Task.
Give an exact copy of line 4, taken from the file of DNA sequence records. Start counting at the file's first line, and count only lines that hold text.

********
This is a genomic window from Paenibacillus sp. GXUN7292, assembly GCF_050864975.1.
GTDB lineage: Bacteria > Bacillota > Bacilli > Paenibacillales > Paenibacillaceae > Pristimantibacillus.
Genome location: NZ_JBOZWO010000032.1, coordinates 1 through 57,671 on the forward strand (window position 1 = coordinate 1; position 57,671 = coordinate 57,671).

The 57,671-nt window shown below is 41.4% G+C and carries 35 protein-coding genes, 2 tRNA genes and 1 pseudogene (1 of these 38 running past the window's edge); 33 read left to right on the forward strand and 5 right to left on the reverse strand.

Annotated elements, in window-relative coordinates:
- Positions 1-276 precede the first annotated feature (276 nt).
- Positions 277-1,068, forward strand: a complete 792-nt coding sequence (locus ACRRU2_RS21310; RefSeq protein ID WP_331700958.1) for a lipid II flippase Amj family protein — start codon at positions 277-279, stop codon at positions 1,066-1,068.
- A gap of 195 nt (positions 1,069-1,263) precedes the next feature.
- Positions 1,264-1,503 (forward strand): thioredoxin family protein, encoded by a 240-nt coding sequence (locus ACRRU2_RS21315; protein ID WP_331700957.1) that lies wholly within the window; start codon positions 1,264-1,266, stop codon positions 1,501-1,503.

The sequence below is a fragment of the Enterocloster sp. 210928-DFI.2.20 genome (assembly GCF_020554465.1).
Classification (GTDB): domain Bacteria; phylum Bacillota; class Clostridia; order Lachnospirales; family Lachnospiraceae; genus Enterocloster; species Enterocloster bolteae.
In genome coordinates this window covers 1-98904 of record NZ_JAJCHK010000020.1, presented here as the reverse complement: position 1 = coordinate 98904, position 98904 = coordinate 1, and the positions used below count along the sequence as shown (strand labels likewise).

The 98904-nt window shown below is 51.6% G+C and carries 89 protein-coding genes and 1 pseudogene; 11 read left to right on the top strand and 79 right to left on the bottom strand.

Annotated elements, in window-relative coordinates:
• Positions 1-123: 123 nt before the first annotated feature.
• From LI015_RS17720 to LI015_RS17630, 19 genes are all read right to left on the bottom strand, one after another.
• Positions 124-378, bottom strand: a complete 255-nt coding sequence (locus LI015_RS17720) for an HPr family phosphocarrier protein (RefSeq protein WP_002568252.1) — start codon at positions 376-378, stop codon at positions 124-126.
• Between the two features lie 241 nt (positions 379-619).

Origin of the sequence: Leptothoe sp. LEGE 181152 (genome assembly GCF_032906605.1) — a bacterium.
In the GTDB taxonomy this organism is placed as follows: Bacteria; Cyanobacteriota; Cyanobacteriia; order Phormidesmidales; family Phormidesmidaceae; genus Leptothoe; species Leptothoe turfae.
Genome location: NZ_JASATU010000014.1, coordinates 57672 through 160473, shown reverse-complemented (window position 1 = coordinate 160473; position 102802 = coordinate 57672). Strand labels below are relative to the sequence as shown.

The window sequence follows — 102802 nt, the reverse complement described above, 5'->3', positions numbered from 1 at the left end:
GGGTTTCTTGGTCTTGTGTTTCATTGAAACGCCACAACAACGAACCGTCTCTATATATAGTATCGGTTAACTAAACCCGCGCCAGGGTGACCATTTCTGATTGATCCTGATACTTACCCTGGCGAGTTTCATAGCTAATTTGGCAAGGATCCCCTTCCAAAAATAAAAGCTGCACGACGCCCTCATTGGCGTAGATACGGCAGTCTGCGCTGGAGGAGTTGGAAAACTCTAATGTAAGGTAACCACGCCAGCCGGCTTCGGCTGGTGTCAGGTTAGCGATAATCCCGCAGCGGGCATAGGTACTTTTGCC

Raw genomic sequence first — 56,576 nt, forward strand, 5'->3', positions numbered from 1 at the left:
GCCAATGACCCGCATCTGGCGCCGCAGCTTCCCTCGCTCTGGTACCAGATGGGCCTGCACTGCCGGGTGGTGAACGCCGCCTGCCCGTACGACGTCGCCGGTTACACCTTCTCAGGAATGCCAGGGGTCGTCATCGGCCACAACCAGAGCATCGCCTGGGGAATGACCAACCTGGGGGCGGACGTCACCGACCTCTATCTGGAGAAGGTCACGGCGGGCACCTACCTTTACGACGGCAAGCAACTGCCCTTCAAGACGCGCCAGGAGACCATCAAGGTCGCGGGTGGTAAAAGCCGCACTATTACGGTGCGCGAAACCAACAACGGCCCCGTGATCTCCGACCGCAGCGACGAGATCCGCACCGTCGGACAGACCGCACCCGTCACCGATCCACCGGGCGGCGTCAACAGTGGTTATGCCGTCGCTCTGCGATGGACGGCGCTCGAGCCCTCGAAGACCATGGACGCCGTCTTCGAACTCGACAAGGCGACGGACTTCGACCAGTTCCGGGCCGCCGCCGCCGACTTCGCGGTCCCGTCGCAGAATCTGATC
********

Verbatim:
The 57,671-nt window shown below is 41.4% G+C and carries 35 protein-coding genes, 2 tRNA genes and 1 pseudogene (1 of these 38 running past the window's edge); 33 read left to right on the forward strand and 5 right to left on the reverse strand.